Seclantás

Condors!

At the end of the year, taking advantage of a relaxation of the Covid control measures in Salta, we left our quarantine and travelled to the Calchaquí valley [1] for a well-deserved break from the routine of the farm where we had been since March 2020.

We travelled to a small town called Payogasta where we spend three nights exploring the Los Cardones National Park [2] and then continued to Molinos, travelling on the well-known national route 40 (RN40) that goes from North to South of Argentina traversing almost 5200 km and crossing eleven provinces [3] through the most amazing and changing landscapes.

The cardones (Echinopsis atacamensis) give the name to the National Park.

While in Molinos we visited the Brealito lagoon, a natural water reservoir, and the Acsibi caves, both near the small town of Seclantás. I will deal with these visits in due course.

We enjoyed our stay at the Hacienda de Molinos hotel and when we were due to depart, decided to enjoy an extra night and explore Angastaco, another small village 50 km further on on the RN40 towards Cafayate, the wine-producing area, towards the South.

The entrance of the Hacienda de Molinos hotel.
The patio of the hotel with a very old molle tree (Schinus molle)

We traveled to Angastaco with the expectation of visiting the “Quebrada de las Flechas” (the Arrow’s gorge), meant to be a spectacular sight. This northern section of the RN40 is a rather twisted murram road crossing mountainous terrain and we drove with care following the Calchaquí river on our left. Although along the river there is a green valley where agriculture is practiced (including vineyards), the dominating landscape is one of dramatic dry rocky hills of different colours that change with the light and where one hopes (against hope) to see condors after turning each corner.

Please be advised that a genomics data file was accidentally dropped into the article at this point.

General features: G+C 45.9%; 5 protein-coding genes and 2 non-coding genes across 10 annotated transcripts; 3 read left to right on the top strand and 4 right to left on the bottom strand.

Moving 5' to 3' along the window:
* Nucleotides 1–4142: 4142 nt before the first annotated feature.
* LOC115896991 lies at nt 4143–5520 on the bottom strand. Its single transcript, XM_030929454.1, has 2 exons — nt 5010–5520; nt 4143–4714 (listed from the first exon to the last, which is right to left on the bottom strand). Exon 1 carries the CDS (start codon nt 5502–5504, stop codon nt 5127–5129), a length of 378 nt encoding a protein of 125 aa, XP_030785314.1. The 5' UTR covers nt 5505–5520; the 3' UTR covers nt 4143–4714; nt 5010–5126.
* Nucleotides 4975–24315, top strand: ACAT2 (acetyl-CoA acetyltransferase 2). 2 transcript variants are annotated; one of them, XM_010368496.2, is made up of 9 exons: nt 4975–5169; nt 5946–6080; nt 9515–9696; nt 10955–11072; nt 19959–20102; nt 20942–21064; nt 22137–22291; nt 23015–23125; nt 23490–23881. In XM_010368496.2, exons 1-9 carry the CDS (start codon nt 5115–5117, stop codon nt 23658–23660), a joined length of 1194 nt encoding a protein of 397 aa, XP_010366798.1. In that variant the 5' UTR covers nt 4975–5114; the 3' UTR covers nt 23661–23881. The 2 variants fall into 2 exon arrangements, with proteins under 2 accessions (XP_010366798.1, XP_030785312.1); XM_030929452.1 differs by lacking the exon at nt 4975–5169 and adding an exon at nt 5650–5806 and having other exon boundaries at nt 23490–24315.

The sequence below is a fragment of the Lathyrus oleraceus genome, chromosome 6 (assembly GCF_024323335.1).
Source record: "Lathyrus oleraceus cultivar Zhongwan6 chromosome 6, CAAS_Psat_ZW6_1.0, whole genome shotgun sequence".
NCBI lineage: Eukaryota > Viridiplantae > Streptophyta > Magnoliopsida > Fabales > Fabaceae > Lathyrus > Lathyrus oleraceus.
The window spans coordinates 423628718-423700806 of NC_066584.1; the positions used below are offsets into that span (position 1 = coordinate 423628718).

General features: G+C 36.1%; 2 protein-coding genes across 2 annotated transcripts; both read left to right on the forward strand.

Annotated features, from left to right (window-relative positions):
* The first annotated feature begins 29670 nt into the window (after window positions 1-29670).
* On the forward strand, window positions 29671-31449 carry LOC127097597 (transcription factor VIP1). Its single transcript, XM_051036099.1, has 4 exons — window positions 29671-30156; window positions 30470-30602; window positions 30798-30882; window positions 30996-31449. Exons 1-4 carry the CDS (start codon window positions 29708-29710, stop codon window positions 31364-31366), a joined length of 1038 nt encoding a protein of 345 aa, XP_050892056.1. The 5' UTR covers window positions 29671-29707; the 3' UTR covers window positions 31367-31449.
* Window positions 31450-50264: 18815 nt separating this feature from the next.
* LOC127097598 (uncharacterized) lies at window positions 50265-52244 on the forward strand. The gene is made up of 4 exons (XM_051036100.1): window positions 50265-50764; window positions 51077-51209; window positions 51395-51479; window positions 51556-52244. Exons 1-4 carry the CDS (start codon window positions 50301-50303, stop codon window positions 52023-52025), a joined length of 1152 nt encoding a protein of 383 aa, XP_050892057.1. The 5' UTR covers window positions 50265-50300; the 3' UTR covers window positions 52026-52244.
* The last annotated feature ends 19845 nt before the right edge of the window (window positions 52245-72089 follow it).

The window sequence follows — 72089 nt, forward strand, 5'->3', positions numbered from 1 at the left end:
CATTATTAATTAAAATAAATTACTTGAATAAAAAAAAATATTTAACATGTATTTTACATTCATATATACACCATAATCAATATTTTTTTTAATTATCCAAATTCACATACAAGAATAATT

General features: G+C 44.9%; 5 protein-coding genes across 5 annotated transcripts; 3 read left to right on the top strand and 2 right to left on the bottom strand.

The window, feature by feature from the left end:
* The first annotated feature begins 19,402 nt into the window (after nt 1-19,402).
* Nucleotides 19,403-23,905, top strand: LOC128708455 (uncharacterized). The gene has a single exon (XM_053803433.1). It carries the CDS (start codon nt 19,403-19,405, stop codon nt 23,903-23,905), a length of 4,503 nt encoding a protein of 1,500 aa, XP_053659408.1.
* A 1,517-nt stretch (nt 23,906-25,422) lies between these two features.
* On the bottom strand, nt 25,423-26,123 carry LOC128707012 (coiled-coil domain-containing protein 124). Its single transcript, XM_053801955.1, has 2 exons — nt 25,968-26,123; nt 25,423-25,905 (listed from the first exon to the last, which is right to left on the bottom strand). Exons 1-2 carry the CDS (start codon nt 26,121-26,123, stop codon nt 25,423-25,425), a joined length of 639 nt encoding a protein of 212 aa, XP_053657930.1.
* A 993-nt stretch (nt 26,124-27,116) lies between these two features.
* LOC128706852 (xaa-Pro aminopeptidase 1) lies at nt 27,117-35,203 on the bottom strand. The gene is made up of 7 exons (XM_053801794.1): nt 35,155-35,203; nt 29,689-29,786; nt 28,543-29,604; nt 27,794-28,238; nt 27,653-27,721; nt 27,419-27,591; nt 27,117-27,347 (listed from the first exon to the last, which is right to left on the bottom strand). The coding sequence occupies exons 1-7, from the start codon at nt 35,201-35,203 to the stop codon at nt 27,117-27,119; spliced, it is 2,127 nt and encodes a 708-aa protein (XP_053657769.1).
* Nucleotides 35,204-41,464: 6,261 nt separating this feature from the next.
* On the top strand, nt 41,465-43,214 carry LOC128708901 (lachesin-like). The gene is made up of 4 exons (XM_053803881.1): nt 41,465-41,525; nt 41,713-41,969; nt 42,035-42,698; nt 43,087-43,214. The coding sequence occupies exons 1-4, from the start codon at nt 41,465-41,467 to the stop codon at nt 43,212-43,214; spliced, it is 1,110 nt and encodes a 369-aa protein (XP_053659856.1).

Because of the Covid 19 situation, we were among the very few people moving through so our journey was very relaxed until, as usual, I heard Mabel saying “these are Condors!”. As usual, without seeing anything but the rather twisted road ahead, I stopped to look and I could see some tiny objects against the horizon on one of the hills that I took for rocks, until one of them moved and we got excited! There were indeed Andean Condors (Vultur gryphus) [4]

The condors as spotted by Mabel (they are on top of the hills!).
A close-up of our first view of the condors.

We stopped to watch them with the binoculars and to take a few pictures. There were about ten birds along the edge of a cliff and then she started spotting more flying above us until we realize that there were many.

Condors flying.

We advanced slowly to get a better angle on the birds on the cliff and then saw a large number of smaller birds on the ground and on a tree. These were Black Vultures (Coragyps atratus). We also saw a few Southern crested caracara (Caracara plancus) and other smaller birds of prey that I could not identify as they were quite far. Among the Vultures there were a few more condors and more were discovered by Mabel all around the area. So, we had hit a “condor jackpot”!

To give you an idea of what we saw, below I include a slide show.

We saw the remains of a carcass under the tree and decided to have a good look. We found a number of dead cattle, probably disposed off there by farmers as a consequence of the dry conditions in the area and this “cattle cemetery” attracted all the birds we saw.

We watched the birds for a long while while feeding until it was time for them to take off. The condors started first, followed by the Black vultures. The latter are super flyiers and gliders but they are no match for the truly majestic condors that, after the first few wingbeats they can go for long distances without the need of flapping their wings.

We enjoyed observing both vultures and condors after they had taken off while they glided up until they disappeared and then we decided to continue to Angastaco and have a look at the Quebrada de las Flechas. This did not disappoint us. The road snakes through a very dry gorge made of large pointed rock formations that extends for several kilometres. As I am not good with descriptions, the following slide show hopefully will reflect what we saw.

Despite the drama of the gorge and the beauty of the landscape that we traversed, nothing will make us forget our first close encounter with the magnificent condors.

[1] See: https://en.wikipedia.org/wiki/Calchaqu%C3%AD_Valleys

[2] See: https://en.wikipedia.org/wiki/Los_Cardones_National_Park

[3] See: https://en.wikipedia.org/wiki/National_Route_40_(Argentina)

[4] See: https://en.wikipedia.org/wiki/Condor

A short video to show you more “action”.